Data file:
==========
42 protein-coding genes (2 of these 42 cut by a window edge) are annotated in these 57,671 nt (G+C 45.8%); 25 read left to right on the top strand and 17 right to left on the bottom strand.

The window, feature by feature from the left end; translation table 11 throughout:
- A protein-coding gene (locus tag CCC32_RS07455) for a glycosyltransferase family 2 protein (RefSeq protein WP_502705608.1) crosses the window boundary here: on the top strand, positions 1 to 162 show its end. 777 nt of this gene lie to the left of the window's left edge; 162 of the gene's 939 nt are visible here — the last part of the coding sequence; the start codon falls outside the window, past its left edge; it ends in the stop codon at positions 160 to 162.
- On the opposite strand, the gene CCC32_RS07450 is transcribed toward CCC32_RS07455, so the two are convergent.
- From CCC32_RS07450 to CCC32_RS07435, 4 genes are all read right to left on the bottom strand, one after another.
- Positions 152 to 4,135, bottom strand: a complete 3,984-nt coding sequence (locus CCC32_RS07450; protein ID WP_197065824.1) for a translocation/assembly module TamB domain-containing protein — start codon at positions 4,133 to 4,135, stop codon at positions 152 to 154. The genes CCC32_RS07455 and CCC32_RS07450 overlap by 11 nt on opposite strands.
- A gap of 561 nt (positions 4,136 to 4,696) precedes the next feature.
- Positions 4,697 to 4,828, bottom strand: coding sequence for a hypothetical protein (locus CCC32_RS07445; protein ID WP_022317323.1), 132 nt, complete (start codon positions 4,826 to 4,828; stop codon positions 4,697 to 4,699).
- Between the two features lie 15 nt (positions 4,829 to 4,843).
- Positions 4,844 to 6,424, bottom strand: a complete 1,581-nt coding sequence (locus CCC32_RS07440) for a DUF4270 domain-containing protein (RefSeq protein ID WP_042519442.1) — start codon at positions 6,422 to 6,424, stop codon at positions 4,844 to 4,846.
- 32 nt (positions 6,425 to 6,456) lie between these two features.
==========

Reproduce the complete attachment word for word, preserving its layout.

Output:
42 protein-coding genes (2 of these 42 cut by a window edge) are annotated in these 57,671 nt (G+C 45.8%); 25 read left to right on the top strand and 17 right to left on the bottom strand.

The window, feature by feature from the left end; translation table 11 throughout:
- A protein-coding gene (locus tag CCC32_RS07455) for a glycosyltransferase family 2 protein (RefSeq protein WP_502705608.1) crosses the window boundary here: on the top strand, positions 1 to 162 show its end. 777 nt of this gene lie to the left of the window's left edge; 162 of the gene's 939 nt are visible here — the last part of the coding sequence; the start codon falls outside the window, past its left edge; it ends in the stop codon at positions 160 to 162.
- On the opposite strand, the gene CCC32_RS07450 is transcribed toward CCC32_RS07455, so the two are convergent.
- From CCC32_RS07450 to CCC32_RS07435, 4 genes are all read right to left on the bottom strand, one after another.
- Positions 152 to 4,135, bottom strand: a complete 3,984-nt coding sequence (locus CCC32_RS07450; protein ID WP_197065824.1) for a translocation/assembly module TamB domain-containing protein — start codon at positions 4,133 to 4,135, stop codon at positions 152 to 154. The genes CCC32_RS07455 and CCC32_RS07450 overlap by 11 nt on opposite strands.
- A gap of 561 nt (positions 4,136 to 4,696) precedes the next feature.
- Positions 4,697 to 4,828, bottom strand: coding sequence for a hypothetical protein (locus CCC32_RS07445; protein ID WP_022317323.1), 132 nt, complete (start codon positions 4,826 to 4,828; stop codon positions 4,697 to 4,699).
- Between the two features lie 15 nt (positions 4,829 to 4,843).
- Positions 4,844 to 6,424, bottom strand: a complete 1,581-nt coding sequence (locus CCC32_RS07440) for a DUF4270 domain-containing protein (RefSeq protein ID WP_042519442.1) — start codon at positions 6,422 to 6,424, stop codon at positions 4,844 to 4,846.
- 32 nt (positions 6,425 to 6,456) lie between these two features.